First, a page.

Mediation Message No. 25


Defense lawyers in accident cases often appear at mediations without their clients or adjusters. While this practice technically violates rules requiring the attendance at court-ordered mediations of both the client and a person with full authority to settle the case (see Rule of Court 1634 and Los Angeles Superior Court Rule 12.15), an equally significant issue is whether the client’s or adjuster’s absence has frustrated the opportunity to execute a settlement at the mediation. Fiege v. Cooke, et al. (2005) 125 Cal.App.4th 1350 says that the answer to that question lies within the scope of the defendant’s insurance policy.

In Fiege, the plaintiff attempted to back out of a settlement of traffic accident litigation, arguing that only the defendants’ lawyers had appeared at a mandatory settlement conference (MSC) at which the terms were agreed to. In response, the defendants moved successfully under Code of Civil Procedure section 664.6 to enforce the settlement. In affirming the trial court’s judgment consistent with the settlement terms, Fiege distinguished Levy v. Superior Court (1995) 10 Cal.4th 578, which had held a settlement unenforceable because a party litigant had not signed the settlement, from the facts at hand because the insurers in the instant matter, unlike in Levy, had “fully cover(ed) the settlement under a policy that gives them the right to settle without the insured’s consent.” Accordingly, Fiege relied on dicta in Robertson v. Chen (1996) 44 Cal.App.4th 1290, which similarly had distinguished Levy and had found that a client’s consent to a settlement was “superfluous” where the client was insured under a liability policy that contains no reservations.

The plaintiff in Fiege also argued that the settlement was unenforceable because the record failed to show that the insurers’ representatives had agreed to the settlement. This contention was also rejected because section 664.6 no longer requires that a settlement be “orally on the record” and, additionally, the representatives had been in court and had discussed the matter with the court before the record was made.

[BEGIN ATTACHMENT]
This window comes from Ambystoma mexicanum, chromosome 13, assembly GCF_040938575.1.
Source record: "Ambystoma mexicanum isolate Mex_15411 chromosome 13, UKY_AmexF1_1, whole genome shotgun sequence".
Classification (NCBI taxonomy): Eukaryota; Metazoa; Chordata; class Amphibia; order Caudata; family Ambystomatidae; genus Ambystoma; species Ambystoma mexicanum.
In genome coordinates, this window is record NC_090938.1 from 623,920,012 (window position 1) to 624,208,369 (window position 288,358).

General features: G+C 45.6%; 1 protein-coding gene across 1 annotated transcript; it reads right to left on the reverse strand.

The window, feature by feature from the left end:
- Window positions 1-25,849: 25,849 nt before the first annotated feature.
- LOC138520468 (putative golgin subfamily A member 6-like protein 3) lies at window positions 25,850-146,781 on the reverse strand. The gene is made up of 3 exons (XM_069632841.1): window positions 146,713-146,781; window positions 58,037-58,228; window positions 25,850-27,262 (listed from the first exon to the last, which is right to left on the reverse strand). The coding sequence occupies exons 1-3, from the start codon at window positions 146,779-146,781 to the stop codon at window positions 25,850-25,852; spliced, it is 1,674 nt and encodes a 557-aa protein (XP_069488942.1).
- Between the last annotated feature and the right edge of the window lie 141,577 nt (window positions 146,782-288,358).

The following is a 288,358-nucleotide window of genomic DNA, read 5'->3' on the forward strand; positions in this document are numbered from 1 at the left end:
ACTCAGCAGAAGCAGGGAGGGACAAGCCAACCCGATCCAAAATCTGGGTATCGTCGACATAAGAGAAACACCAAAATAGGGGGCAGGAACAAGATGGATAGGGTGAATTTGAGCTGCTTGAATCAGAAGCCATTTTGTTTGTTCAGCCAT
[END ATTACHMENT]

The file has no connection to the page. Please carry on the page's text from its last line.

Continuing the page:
Fiege, although arising from a MSC, has application to mediations because the difference in setting is not critical; the important question is whether the defendant is covered fully under an insurance policy that gives the insurers the right to settle without the insured’s consent. The only distinction between a court and mediation settlement on this point is that whereas the insurer’s assent to the settlement terms at the MSC can be inferred from all of the circumstances before the trial court, such an inference can not be made from the written mediation agreement. Instead, to achieve an enforceable mediation settlement, both the lawyer and the insurer’s representative must sign the document.

Editors note: After I sent out Mediation Message no. 21, which discussed Fair v. Bakhtiari (2004) 122 Cal.App.4th 1457, the Supreme Court granted review as to this decision. In substance, Fair holds that a mediation settlement, to be enforceable, should satisfy at least one of the four enumerated conditions in Evidence Code section 1123 but that, in their absence, the trial court can look at the entire language of the settlement agreement for the purpose of finding an intent to enforce it. While we wait to see if the Supreme Court will give a trial court such authority, it is much easier, to ensure a settlement’s admissibility at a motion to enforce the settlement, that all parties to the agreement expressly agree that it is admissible at such a motion.

Copyright, Michael D. Marcus, April 2005

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